Preacher Revd Alan Sykes
Brexit still rules the waves when it comes to the political life of our country but over the summer another controversy has also had wind in its sails, namely the row over anti-Semitism in the Labour Party.
I’m in no position to give you a steer about the internal goings-on inside the Labour Party or any other political group but I will say this: racism of any sort is a very bad idea, a very unchristian idea, and we all need to be on guard against it welling up within ourselves, because it can very easily do so.
All people have infinite value. That is point number one in any Christian ethic.
My perhaps overly pessimistic view is that most of us, maybe all of us, are just a hair’s breadth away from malevolence in one form or another and racism is one of the forms that malevolence takes.
Anti-Semitism is often associated in the common mind with Christian history and civilisation, and it’s true that many Christians over many centuries have been virulently, sometimes murderously, anti-Semitic.
We must acknowledge that to our shame but anti-Semitism wasn’t a Christian invention. It goes back at least to the 3rd century BC – so way before there were any Christians around. The first instance we know of comes from the Greek city of Alexandria in Egypt – at least according to Wikipedia.
The Greeks were pretty contemptuous of anyone who wasn’t Greek but what offended them most of all about the Jews was their religion. The Greeks were pagan and believed in many gods, while the Jews had come to believe zealously in one God.
Now, some would disagree but it seems pretty clear to me at least that this belief in one God had developed quite slowly. The Jews, or rather their ancestors, had originally believed in many gods – just like everyone around them – but then the belief in one God gradually began to impose itself. Remember that verse from Psalm 95:
For the Lord is a great God
and a great king above all gods.
That verse clearly implies that many gods actually exist. Over centuries these other gods just withered on the vine and became non-existent idols – or even actual devils – worshipped only by benighted pagans. So the Jews despised the pagan Greeks and the Greeks despised the tiresomely monotheistic Jews.
So far, so human.
But, wonderfully, the Jews also hatched another idea – that they, the Jews, were the chosen instrument to bring the whole world to a knowledge of this one God. That saving knowledge was meant for all people not just for them. Consider these words from the prophet Isaiah (God is here speaking to Israel, to the Jews):
I will give you as a light to the nations,
that my salvation may reach to the end of the earth.
So, bearing all that preamble in mind, let’s look at our readings this morning. I’m going to take them in reverse order. First, the gospel, the healing of the Syro-Phoenician woman’s daughter.
Jesus and his disciples have gone to a gentile area – presumably for some rest or for a period of intensive, rabbinic training (the reason isn’t given). He’s approached by this gentile, pagan woman and after some apparent hesitation on Jesus’ part the woman’s daughter is healed.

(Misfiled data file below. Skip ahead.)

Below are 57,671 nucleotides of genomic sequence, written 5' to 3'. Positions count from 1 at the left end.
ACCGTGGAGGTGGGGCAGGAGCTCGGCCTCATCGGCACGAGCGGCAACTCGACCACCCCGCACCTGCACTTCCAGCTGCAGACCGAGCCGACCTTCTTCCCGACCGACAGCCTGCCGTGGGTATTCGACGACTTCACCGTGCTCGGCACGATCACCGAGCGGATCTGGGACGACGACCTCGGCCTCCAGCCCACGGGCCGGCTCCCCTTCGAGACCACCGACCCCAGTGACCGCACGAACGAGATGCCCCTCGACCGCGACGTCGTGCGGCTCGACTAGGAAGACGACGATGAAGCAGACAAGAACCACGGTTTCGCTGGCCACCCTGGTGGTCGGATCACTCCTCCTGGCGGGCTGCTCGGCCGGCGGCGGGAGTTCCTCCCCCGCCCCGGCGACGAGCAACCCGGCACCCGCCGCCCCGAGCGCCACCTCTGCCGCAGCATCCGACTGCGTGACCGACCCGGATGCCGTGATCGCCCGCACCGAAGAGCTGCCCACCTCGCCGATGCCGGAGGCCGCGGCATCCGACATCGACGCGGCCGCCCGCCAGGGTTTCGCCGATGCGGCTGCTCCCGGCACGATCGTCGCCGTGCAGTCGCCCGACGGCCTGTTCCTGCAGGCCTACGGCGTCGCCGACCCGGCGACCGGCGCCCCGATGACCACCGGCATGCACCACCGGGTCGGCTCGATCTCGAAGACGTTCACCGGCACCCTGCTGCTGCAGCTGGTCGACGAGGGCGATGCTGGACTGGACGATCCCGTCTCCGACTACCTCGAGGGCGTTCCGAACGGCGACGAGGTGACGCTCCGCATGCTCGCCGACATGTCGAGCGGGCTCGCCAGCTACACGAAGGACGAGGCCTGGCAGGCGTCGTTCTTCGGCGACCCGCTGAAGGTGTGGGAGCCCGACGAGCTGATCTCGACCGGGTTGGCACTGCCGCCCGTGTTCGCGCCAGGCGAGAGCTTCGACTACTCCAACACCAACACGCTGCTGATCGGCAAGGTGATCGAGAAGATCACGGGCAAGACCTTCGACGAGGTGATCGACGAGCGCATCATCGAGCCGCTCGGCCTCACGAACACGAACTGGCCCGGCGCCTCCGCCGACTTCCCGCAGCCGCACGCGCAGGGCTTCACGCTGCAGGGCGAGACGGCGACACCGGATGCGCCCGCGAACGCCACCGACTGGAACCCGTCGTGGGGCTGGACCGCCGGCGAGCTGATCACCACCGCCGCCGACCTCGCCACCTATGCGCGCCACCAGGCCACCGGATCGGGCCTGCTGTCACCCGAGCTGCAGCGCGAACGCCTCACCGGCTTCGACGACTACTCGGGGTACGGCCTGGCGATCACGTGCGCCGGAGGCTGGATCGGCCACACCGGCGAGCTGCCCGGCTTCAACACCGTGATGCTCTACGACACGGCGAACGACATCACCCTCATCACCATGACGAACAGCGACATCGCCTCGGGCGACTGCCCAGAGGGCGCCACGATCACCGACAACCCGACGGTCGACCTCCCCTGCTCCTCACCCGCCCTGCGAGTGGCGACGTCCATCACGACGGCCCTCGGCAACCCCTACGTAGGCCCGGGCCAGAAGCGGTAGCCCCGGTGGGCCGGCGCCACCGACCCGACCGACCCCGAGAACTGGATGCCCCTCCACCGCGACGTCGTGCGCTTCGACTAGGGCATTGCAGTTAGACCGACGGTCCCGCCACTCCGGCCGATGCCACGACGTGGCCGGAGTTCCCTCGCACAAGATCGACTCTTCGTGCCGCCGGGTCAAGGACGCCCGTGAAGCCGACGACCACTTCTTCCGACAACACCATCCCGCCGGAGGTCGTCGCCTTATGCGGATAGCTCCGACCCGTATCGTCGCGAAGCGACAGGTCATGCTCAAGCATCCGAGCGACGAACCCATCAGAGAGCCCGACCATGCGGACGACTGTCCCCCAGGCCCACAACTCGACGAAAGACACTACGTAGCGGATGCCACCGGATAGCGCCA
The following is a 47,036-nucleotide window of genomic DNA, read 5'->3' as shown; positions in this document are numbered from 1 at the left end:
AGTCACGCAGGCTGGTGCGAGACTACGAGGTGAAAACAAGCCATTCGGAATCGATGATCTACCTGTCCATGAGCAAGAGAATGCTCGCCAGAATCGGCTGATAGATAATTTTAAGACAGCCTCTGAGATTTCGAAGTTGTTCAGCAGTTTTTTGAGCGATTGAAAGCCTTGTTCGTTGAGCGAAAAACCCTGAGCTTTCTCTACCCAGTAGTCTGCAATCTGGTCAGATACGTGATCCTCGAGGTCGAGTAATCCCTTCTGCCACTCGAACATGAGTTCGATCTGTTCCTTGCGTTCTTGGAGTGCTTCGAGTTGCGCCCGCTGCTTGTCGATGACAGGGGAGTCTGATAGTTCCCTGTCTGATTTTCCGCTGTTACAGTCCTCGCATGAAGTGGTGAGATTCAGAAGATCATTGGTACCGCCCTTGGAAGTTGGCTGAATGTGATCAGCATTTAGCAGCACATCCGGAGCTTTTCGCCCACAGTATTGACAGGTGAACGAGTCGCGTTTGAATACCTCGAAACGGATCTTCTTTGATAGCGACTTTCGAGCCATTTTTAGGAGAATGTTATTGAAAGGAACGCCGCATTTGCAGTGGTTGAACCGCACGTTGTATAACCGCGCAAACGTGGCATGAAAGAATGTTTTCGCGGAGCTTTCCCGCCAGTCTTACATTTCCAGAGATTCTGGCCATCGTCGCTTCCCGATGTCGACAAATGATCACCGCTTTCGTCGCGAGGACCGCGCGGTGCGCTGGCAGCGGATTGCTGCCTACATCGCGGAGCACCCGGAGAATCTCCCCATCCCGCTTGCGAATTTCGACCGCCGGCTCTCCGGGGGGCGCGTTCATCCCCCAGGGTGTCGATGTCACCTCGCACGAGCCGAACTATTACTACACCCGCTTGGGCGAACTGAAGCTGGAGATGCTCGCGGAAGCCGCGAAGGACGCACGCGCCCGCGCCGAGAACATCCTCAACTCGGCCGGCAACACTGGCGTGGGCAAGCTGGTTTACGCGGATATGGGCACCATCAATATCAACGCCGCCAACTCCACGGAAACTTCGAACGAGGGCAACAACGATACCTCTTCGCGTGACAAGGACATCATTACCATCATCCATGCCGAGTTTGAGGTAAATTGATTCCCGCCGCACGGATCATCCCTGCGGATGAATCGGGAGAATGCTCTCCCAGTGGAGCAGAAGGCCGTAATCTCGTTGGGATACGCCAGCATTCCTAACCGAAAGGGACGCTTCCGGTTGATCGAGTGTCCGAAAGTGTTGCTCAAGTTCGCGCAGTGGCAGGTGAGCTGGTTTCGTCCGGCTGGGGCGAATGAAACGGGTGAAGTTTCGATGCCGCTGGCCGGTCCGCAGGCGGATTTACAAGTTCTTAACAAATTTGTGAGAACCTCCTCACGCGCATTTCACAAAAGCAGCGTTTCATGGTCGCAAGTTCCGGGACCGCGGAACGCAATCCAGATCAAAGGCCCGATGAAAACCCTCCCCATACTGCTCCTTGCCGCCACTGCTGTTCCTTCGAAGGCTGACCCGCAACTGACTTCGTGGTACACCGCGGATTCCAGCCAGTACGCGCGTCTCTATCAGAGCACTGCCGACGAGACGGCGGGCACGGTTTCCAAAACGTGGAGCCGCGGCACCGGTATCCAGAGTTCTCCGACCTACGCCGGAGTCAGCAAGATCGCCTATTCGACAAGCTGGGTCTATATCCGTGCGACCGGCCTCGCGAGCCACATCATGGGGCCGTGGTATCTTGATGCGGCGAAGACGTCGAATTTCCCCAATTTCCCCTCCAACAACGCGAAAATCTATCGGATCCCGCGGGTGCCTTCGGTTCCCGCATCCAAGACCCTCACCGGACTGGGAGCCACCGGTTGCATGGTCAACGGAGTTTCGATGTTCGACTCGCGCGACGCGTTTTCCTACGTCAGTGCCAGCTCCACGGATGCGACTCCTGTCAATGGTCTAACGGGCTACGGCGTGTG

Now, I could spend the rest of this sermon talking about why Jesus at least seems to hesitate, why he seems initially reluctant to heal the girl. There are various possible explanations and they’re fascinating but, sadly, we don’t have the time. So I’m going to leave that to one side.
The thing we need to take on board is that Jesus accepts this pagan woman’s petition and does what she so desperately wants.
Jesus then moves on to an area called the Decapolis, which was again a predominantly pagan area – hence the name Decapolis, which means ten cities in Greek. He heals a man who is deaf. This man was probably a gentile as well, though we aren’t told that explicitly.
To use a modern term Jesus has a radically inclusive agenda. No-one is beyond the reach of God’s love. The deaf, the blind, the sick, the poor, children, lepers, tax collectors, gentiles, Pharisees, sinners of all sorts, you and me – Jesus reaches out to them all. They, we are all equally and infinitely loved by God.
That’s very good to know but it entails responsibility. Just as God loves indiscriminately, we also are to love without boundaries and without prejudice.
James in his letter uses the rather pointed example of how people are treated when they enter an assembly of believers – a church in our terms. Are we as a church, and as individuals, more welcoming to respectable people than to the unrespectable?
It’s very easy to respect only the respectable but James pleads with us not to treat people less generously merely because society has taught us not to like the cut of their jib.
And so, finally, we come to our first reading, the one from Isaiah, which may be read in a literal sense but which has a deeper spiritual meaning. It is a passage of encouragement. It tells us that God will come and save us. He will make us whole, by which is meant in my book that he will enable us to love as he loves.
Loving as he loves, in Christian terms that is what wholeness is.
We human beings are usually OK at loving certain people to a certain level a certain amount of the time but when it comes to loving with all our heart, mind, soul and strength, we tend to fall short.
We find it difficult, I would say impossible, to love fully through our own efforts. We need help and only divine help can do the trick.
Only by abiding in Christ, by abandoning ourselves into the presence of God and into the very hands of God, can we be enabled to love to the full extent of which we are capable.
That’s why we need religion.
If we can love God recklessly, if we can love others recklessly and without distinction, if we can love the rest of the created order as if it were an extension of our own being, we hear and we see, we leap and we sing for joy. Waters break forth in the wilderness and streams in the desert.